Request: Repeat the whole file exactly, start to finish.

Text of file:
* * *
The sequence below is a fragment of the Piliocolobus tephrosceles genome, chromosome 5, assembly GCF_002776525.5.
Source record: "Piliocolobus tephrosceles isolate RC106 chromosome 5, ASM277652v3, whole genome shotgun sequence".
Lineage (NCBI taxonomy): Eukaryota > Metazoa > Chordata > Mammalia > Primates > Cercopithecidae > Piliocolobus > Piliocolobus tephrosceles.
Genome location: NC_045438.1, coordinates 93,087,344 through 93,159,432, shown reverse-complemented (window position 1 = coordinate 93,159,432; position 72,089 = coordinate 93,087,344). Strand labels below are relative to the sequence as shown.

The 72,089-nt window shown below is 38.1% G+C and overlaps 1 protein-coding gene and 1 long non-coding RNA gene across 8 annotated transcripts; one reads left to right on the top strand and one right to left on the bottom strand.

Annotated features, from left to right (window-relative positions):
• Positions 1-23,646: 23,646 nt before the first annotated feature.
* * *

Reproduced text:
The sequence below is a fragment of the Piliocolobus tephrosceles genome, chromosome 5, assembly GCF_002776525.5.
Source record: "Piliocolobus tephrosceles isolate RC106 chromosome 5, ASM277652v3, whole genome shotgun sequence".
Lineage (NCBI taxonomy): Eukaryota > Metazoa > Chordata > Mammalia > Primates > Cercopithecidae > Piliocolobus > Piliocolobus tephrosceles.
Genome location: NC_045438.1, coordinates 93,087,344 through 93,159,432, shown reverse-complemented (window position 1 = coordinate 93,159,432; position 72,089 = coordinate 93,087,344). Strand labels below are relative to the sequence as shown.

The 72,089-nt window shown below is 38.1% G+C and overlaps 1 protein-coding gene and 1 long non-coding RNA gene across 8 annotated transcripts; one reads left to right on the top strand and one right to left on the bottom strand.

Annotated features, from left to right (window-relative positions):
• Positions 1-23,646: 23,646 nt before the first annotated feature.